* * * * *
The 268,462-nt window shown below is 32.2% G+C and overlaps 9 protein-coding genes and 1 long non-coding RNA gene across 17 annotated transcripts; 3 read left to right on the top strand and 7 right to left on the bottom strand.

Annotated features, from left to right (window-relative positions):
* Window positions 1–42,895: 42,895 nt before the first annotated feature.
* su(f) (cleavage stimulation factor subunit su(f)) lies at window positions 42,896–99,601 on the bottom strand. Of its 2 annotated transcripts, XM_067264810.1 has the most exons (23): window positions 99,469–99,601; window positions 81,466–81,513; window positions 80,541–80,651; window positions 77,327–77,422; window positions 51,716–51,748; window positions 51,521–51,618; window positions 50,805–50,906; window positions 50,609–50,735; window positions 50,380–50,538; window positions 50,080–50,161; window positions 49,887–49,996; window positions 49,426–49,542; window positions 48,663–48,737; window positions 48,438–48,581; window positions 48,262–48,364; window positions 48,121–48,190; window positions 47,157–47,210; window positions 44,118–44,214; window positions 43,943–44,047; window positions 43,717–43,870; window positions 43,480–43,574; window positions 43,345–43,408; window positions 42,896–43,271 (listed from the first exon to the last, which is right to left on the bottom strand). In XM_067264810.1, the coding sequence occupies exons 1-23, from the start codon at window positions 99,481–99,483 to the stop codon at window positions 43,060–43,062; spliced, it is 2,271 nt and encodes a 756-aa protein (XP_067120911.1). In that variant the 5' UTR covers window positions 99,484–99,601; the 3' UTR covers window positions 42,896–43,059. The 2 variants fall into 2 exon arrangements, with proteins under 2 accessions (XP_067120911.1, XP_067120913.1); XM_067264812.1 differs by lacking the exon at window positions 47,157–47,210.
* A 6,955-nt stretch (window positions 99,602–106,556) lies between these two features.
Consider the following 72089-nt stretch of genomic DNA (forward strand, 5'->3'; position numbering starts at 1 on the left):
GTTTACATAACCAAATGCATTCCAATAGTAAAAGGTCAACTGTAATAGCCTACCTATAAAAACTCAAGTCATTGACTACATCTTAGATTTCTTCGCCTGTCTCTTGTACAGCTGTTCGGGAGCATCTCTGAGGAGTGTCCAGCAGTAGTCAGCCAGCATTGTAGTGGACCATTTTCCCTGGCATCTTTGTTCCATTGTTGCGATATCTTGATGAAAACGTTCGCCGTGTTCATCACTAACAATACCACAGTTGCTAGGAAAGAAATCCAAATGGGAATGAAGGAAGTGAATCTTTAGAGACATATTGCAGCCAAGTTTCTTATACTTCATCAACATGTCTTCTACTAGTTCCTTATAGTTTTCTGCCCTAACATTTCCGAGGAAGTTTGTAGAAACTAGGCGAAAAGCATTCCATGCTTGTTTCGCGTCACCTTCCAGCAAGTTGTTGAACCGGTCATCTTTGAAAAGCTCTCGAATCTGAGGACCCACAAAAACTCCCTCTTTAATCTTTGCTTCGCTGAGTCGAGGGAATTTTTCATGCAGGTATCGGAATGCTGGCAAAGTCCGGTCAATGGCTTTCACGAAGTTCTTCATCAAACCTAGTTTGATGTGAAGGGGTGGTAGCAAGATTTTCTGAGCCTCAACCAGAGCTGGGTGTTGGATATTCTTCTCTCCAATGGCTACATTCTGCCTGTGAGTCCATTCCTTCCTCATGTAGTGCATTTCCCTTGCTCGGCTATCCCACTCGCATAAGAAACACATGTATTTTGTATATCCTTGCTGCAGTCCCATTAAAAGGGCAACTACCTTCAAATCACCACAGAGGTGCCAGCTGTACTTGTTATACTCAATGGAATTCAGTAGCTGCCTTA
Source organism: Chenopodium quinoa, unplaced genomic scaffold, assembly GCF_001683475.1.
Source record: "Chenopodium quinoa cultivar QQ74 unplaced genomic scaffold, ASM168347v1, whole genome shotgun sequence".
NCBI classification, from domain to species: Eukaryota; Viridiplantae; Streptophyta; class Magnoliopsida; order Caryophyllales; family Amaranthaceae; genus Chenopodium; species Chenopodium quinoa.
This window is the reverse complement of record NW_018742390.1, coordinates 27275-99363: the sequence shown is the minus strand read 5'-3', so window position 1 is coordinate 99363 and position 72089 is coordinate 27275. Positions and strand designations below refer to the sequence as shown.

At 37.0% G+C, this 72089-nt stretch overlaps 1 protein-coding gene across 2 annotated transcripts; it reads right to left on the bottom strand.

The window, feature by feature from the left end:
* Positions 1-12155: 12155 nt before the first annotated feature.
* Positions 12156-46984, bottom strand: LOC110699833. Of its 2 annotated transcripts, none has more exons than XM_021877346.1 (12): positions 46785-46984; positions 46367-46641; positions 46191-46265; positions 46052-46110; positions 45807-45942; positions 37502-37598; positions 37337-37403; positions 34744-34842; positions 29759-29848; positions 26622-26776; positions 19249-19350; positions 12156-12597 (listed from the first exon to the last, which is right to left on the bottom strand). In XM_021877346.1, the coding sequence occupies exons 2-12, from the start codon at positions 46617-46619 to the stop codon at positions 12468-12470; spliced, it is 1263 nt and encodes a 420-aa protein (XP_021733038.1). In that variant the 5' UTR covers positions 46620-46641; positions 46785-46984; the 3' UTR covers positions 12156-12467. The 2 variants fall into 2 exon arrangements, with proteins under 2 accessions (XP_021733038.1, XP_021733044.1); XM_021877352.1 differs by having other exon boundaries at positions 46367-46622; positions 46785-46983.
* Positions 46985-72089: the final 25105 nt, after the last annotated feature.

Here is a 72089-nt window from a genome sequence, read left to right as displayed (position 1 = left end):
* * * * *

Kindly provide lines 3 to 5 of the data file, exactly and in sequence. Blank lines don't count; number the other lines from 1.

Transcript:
* Window positions 1–42,895: 42,895 nt before the first annotated feature.
* su(f) (cleavage stimulation factor subunit su(f)) lies at window positions 42,896–99,601 on the bottom strand. Of its 2 annotated transcripts, XM_067264810.1 has the most exons (23): window positions 99,469–99,601; window positions 81,466–81,513; window positions 80,541–80,651; window positions 77,327–77,422; window positions 51,716–51,748; window positions 51,521–51,618; window positions 50,805–50,906; window positions 50,609–50,735; window positions 50,380–50,538; window positions 50,080–50,161; window positions 49,887–49,996; window positions 49,426–49,542; window positions 48,663–48,737; window positions 48,438–48,581; window positions 48,262–48,364; window positions 48,121–48,190; window positions 47,157–47,210; window positions 44,118–44,214; window positions 43,943–44,047; window positions 43,717–43,870; window positions 43,480–43,574; window positions 43,345–43,408; window positions 42,896–43,271 (listed from the first exon to the last, which is right to left on the bottom strand). In XM_067264810.1, the coding sequence occupies exons 1-23, from the start codon at window positions 99,481–99,483 to the stop codon at window positions 43,060–43,062; spliced, it is 2,271 nt and encodes a 756-aa protein (XP_067120911.1). In that variant the 5' UTR covers window positions 99,484–99,601; the 3' UTR covers window positions 42,896–43,059. The 2 variants fall into 2 exon arrangements, with proteins under 2 accessions (XP_067120911.1, XP_067120913.1); XM_067264812.1 differs by lacking the exon at window positions 47,157–47,210.
* A 6,955-nt stretch (window positions 99,602–106,556) lies between these two features.